A newly formed collaboration aims to organize efforts and blur the line between academic research and applied practice in Pacific Northwest cities.
Three heavy hitters in the Pacific Northwest have formed an alliance they say will bring data front and center as a driver of social change.
The University of Washington (UW) and the University of British Columbia (UBC) will bring research muscle to the table, while Microsoft has pledged $1 million in funding for the newly formed Cascadia Urban Analytics Cooperative (CUAC), which aims to forge alliances between researchers, students and public stakeholders addressing urban issues in the region.
“In the Northwest we have a lot of strength in the area of data, but it hasn’t been organized under any particular unit,” said Bill Howe, associate professor in the UW Information School. “If you work at a city agency and you want to reach out to the university for help, you have to open the phone book, close your eyes and point a finger. Now we want to organize our efforts, to really blur that line between academic research and applied practice in the cities.”
The new collaboration is an outgrowth of last fall’s Emerging Cascadia Innovation Corridor Conference, held in Vancouver, B.C. At that forum, regional leaders sought concrete opportunities for partnerships in education, transportation, research and other areas.
At the conference, the Boston Consulting Group unveiled a study that showed the region between Seattle and Vancouver has “high potential to cultivate an innovation corridor,” but that potential could only be realized through ongoing collaboration, with research universities driving public policy.
The universities say they are uniquely positioned to help government leaders convert the emerging wave of civic data into sound policy.
“We have people who know how to take government’s questions and turn that into analyses. We have researchers in urban systems who can bring a contextual lens to the problems, to look at the ways the complex sets of theories can come together, to address an issue from multiple angles,” said Gail Murphy, a professor in the Department of Computer Science and Associate Vice President Research pro tem at the University of British Columbia.
“For the municipalities, they get both capacity and expertise,” she continued. “No government can afford the range of expertise that you find at a university, and most cities also have challenges in terms of having enough hands on deck. It sounds simple: We have a data set, let’s analyze it. But that work takes significant time and effort.”
“We are looking for projects with data-intensive decision-making for things that directly impact people’s lives. This is food security. This is homelessness,” Howe said. “Sensors on light posts for parking are great, but when you look at homelessness, you have 50 different nonprofits and city agencies all trying to wrestle with the problems, and there is no one place where they can find the relevant data.”
Scientists also will be looking hard at transportation, an area where data is readily available but not always put to best use.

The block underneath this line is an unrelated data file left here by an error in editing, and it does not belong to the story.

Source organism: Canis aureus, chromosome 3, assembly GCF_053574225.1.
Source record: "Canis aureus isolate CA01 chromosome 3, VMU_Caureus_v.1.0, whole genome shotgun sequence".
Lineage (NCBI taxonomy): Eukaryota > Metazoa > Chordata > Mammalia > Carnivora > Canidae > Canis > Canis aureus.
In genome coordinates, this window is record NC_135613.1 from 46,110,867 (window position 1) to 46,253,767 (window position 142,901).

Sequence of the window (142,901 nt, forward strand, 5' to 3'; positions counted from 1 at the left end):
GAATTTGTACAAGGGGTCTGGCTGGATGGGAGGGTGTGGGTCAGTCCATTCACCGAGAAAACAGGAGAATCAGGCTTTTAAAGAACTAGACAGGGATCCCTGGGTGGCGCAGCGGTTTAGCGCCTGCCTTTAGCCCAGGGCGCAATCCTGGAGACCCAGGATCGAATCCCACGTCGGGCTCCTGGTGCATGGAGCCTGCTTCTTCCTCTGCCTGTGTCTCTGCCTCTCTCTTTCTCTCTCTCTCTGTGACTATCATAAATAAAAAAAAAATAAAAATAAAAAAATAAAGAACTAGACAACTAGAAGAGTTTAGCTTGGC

Howe pointed to the example of the ORCA card, Seattle’s public transportation payment technology. City planners have reams of information about where and how the card is used, but if you start planning transit around that data, you can easily head down a false trail.
Many citizens still pay cash for transit, with more affluent riders more likely to use ORCA. Thus, ORCA data alone generates a skewed view of ridership. That’s the kind of thing a budget-constrained city transit agency can miss, but a multidisciplinary, multi-institutional team could pick up.“It’s not about technologists just throwing out solutions as quickly as possible. It has to be about understanding the actual needs of the citizens and being responsive to that,” Howe said.
Researchers likely will face some challenges as they attempt for forge a regional, data-driven approach to social change.
“The hardest part is in creating long-term, sustainable partnerships with the municipal partners,” Murphy said, adding that civic planners are excited about data today, but this is still uncharted territory and no one knows for sure whether or for how long the current enthusiasm will last.
“We don’t know yet how many of these data sets will be continually collected and updated over time,” Murphy said. “The governments have done a great job so far of collecting and providing data, but we are still in early days of how that is done, and we don’t know how easy or hard it will be to bring these data sets together. Both sides are very willing to get things to work, but it is all still very new.”
On the plus side, if the partners are successful in bringing all players to the table, they may be able to generate research at a new and deeper level. Howe said he is especially excited at the prospect of being about to engage in comparative analytics — looking at data on similar social policy across multiple municipalities.
“This is notoriously difficult because the political will and the finding and the stakeholders — all tend to be focused on their own cities and their own needs,” he said. “By having this collaboration, we can make that an explicit part of the goal, to try something out in one city and try it out another and compare the results. That would give us something really new.”